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fixing clipped or blown channels

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  • #16
    Originally posted by lputman View Post
    I'm at work right now but if I'm not mistaken you can do some type of a levels or curves window that will show clipping. I'll pull yours into CS3 when I get home this evening and see if it comes back to me. In CS3, can't a curves window be brought up and a choice for "show clipping"?
    If you bring up the histogram tab and select the red channel - then position your mouse to the far right of the histogram (until channel 255 is displayed) - it will then show the number of pixels (see attached example).
    Nikon D300, D80, Nikkor 18-200VR, Nikkor 50 1.8D, Tokina 11-16 f/2.8, SB-600.

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    • #17
      Thanks potterm, that I knew. I thought I've seen where you can actually see the image and it will show clipped areas. I'm going to see if I can find where I read/saw that.

      ttosifa, you always have such great input on color. Care to share what books you've been reading in this arena?
      Lori Putman flickr
      ~No one can drive us crazy unless we give them the keys
      ~~Life isn't about waiting for the storm to pass, it's about learning to dance in the rain!
      7D | 300L f/4 IS | 70-200L f/2.8 IS II | 135L | 35L | 100/2.0 | 50/1.4
      430 EX, 580 EX II Speedlites

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      • #18
        Originally posted by lputman View Post
        ttosifa, you always have such great input on color. Care to share what books you've been reading in this arena?
        Thanks! (blush)

        My favorite book on color is "Professional Photoshop: The Classic Guide to Color Correction" (5th edition) by Dan Margulis. It's the only one I can think of right now that is an absolute must read, except for maybe his other book "Photoshop LAB Color," which is equally fantastic if you are interested in the LAB colorspace.

        I read a LOT, so I have picked up quite a few tidbits here and there, such as the Grecco statement in "Lighting and the Dramatic Portrait." The statement is, "If you are shooting without a tech crew, I suggest you open the image up in Apple's Aperture software or Photoshop RAW, and examine it to make sure that you have a good histogram. Look to see what areas have no detail in the blacks and if any of the skin tone has blown out in the red channel. Skin tone is the most critical, because if you have no detail in a patch of skin it will need extensive retouching." Like I said, I have not seen this elsewhere, but blown reds are easy to spot when you know what to look for. You can easily blow out the reds long before you get general highlight blinkies on your camera.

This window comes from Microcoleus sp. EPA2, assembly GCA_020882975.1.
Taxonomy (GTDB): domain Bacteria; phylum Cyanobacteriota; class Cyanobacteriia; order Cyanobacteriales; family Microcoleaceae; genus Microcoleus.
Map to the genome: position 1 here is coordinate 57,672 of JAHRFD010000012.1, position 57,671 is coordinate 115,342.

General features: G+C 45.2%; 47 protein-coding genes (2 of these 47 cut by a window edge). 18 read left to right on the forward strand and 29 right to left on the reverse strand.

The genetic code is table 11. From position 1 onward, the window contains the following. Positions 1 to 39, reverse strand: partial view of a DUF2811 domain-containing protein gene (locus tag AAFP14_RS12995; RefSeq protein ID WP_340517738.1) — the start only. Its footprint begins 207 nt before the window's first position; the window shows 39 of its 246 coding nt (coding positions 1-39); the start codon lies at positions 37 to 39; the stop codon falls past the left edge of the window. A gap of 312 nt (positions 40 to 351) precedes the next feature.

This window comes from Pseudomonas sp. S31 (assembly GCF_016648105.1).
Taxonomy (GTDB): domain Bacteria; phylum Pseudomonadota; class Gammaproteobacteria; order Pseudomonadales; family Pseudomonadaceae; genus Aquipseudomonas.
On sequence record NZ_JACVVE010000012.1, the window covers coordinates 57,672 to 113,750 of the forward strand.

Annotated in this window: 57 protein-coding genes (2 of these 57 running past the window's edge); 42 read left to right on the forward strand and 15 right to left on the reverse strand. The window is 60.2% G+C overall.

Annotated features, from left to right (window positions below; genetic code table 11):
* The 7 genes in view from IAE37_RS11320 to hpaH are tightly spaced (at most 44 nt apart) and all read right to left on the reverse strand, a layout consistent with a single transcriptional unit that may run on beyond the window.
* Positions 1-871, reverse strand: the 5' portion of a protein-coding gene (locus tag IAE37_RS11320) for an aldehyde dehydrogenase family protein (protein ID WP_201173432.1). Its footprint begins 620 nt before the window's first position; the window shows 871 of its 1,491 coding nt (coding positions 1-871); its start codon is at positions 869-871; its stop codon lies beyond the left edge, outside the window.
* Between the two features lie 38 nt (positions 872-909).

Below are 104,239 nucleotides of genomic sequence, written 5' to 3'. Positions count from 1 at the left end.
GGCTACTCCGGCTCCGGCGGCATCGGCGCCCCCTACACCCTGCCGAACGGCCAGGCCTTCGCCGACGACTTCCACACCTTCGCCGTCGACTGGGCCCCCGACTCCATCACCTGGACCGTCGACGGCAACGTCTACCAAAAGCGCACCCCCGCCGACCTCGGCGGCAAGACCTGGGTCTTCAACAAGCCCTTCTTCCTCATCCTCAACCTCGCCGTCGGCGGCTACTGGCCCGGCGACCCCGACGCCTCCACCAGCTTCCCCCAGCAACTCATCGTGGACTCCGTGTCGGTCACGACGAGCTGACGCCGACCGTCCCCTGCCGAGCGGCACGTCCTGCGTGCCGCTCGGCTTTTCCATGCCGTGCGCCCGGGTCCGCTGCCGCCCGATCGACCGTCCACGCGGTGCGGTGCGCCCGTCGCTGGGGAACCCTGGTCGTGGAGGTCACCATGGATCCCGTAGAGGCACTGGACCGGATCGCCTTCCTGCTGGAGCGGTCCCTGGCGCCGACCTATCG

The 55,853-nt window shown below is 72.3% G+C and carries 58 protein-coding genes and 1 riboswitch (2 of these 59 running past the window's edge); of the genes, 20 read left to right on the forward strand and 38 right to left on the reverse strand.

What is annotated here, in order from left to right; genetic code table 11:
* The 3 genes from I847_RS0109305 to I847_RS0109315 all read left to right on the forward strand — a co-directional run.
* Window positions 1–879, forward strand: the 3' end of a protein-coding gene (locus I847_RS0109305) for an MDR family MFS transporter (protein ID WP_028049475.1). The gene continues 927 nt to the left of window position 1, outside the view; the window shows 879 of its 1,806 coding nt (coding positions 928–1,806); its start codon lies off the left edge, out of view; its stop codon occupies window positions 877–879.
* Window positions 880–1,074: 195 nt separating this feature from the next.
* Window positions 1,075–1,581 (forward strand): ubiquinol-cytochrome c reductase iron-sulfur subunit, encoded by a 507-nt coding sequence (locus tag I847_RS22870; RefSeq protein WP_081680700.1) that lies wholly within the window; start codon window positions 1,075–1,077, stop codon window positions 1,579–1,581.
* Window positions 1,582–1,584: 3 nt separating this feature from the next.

I noticed something similar when shooting my new cats -- areas of virtually no detail -- even though the reds were not blown. Turns out I was blowing out the blue channel, so I have to change my screen whenever I shoot the cats to warn me.

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        • #19
          Originally posted by lputman View Post
          Thanks potterm, that I knew. I thought I've seen where you can actually see the image and it will show clipped areas. I'm going to see if I can find where I read/saw that.

          ttosifa, you always have such great input on color. Care to share what books you've been reading in this arena?
          Ah, I understand what you mean. In Photoshop CS I do this using the Select-->Color Range dialog. I have two preset color ranges saved which look for black pixels and white pixels in the image respectively, allowing me to visualise lost shadow and highlight detail. You have to use the "Sampled Colors" option in the pull-down, and then select black (or white) depending on whether you want blown highlights or lost shadow detail to be shown. I expect later versions of PS give you an easier way of doing this...

          Martin.
          Nikon D300, D80, Nikkor 18-200VR, Nikkor 50 1.8D, Tokina 11-16 f/2.8, SB-600.

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          • #20
            Thanks ttosifa, I've added those to my amazon shopping list.

            Martin, I'm going to try that method.
            Lori Putman flickr
            ~No one can drive us crazy unless we give them the keys
            ~~Life isn't about waiting for the storm to pass, it's about learning to dance in the rain!
            7D | 300L f/4 IS | 70-200L f/2.8 IS II | 135L | 35L | 100/2.0 | 50/1.4
            430 EX, 580 EX II Speedlites

            Comment

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